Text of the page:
You know that sketch from the second season of “I Think You Should Leave”? The one where creator and lead Tim Robinson causes commotion at a gathering because the baby he tried to hold doesn’t seem to like him? “I used to be a piece of shit,” he tells the infant’s mother, getting more distressed by the minute. “I’m worried that the baby thinks people can’t change. ‘Cause I’ve worked really, really hard to change.”

It’s the first bit of pop-culture flotsam that floated to the surface of my travel-addled brain this past weekend as I read a Great American Beer Festival dispatch about Jim Koch’s reflections on the industry he’s helped build for the past 38 years at the helm of Boston Beer Company. “Like it or not, we’re not the new kids on the block; we’re not revolutionaries, like we were in the beginning,” said the segment’s elder statesman. All right, it’s not a one-for-one parallel. A six-figure management consultant-turned-entrepreneur and brewer does not a piece of shit make, and Koch has always been downright pleasant in our interviews over the years. But his broader point, lightly editorialized by Brewbound’s Justin Kendall and Jessica Infante (no relation) tracks with the concept of maturation. “Craft brewing has grown up and that’s OK.”

Koch is right on, in the commercial sense. Craft beer’s place in the marketplace has changed aplenty since the heady mid-’80s when he co-founded BBC. Back then, the segment was a scrappy, streaky underdog; then there was a boom, then a bust that roughly coincided with the dot-com bubble. On the heels of the Great Recession, craft beer’s second boom began in earnest, with broad mainstream acceptance and the macrobrewer agita to go with it. As I’ve argued before in these pages, those salad days are over, gobbled up by hard seltzer and canned cocktails and generational taste-shifting and God knows what else. Koch seems to think there’s still magic to be made, which is why BBC retooled its iconic-but-erstwhile Boston Lager in hopes that the old warhorse can gallop off the shelves like it hasn’t for a decade. Your mileage may vary, especially when you recall that the BBC head honcho is a 73 year-old billionaire with well-hedged bets named Twisted Tea and Truly. But the fight against the bigs for shelf space, tap handles, and legitimacy is definitely a done deal. The fact that full-flavored beer is unremarkable these days is a testament to the lasting victory of Koch and his contemporaries.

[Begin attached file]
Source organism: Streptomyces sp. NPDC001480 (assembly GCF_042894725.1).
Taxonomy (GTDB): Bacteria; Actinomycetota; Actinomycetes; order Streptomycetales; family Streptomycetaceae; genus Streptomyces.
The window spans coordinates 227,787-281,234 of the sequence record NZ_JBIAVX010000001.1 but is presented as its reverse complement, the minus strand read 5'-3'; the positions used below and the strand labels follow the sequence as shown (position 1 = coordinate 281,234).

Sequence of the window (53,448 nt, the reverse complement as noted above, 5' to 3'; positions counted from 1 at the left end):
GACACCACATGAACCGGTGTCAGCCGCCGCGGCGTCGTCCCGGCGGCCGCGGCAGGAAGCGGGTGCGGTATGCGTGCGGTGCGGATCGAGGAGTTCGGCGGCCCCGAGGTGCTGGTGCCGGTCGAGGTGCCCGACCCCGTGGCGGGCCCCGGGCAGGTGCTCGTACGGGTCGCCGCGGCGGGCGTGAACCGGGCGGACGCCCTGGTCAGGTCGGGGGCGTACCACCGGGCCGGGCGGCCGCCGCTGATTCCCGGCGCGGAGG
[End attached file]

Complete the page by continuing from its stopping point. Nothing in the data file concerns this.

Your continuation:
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Whether craft brewing has grown up in the cultural sense is trickier to tease out. There’s been progress, I’m certain of that. Despite its rosy self-mythology, the craft beer landscape used to be full of pieces of shit. It had exploitative owners, power-mad managers, cruel and entitled customers. The days of “Buxom Blonde Ale” and “Panty-Dropper Porter” and other overt displays of chuddish, raunchy, and otherwise juvenile behavior have mostly passed, and good riddance to them. But beneath all those pieces of shit skimmed off the surface, the craft beer business and the customers who comprise its public face remain a mixed bag at breweries big and small. Advocates’ calls to increase diversity in the workforce and interrogate the lily-whiteness of the drinking public were met with shrugs and half-measures (if not outright derision) for years before George Floyd’s murder in 2020 forced those discussions to the fore. Stories about workplace harassment and sexual assault swirled around the industry for years before Brienne Allan and others broke that dam in 2021. Worst Beer Blog, which was once a low-stakes clearinghouse for corny craft brewing infotainment, shut down a year and a half ago as an overwhelming social-media showcase of brewery and bar owners and their customers behaving badly during the pandemic. Even today, hardly a month goes by that I don’t come across a video of an owner saying vile stuff about unhoused people or a drinker showing off glassware with lecherous caricatures of women.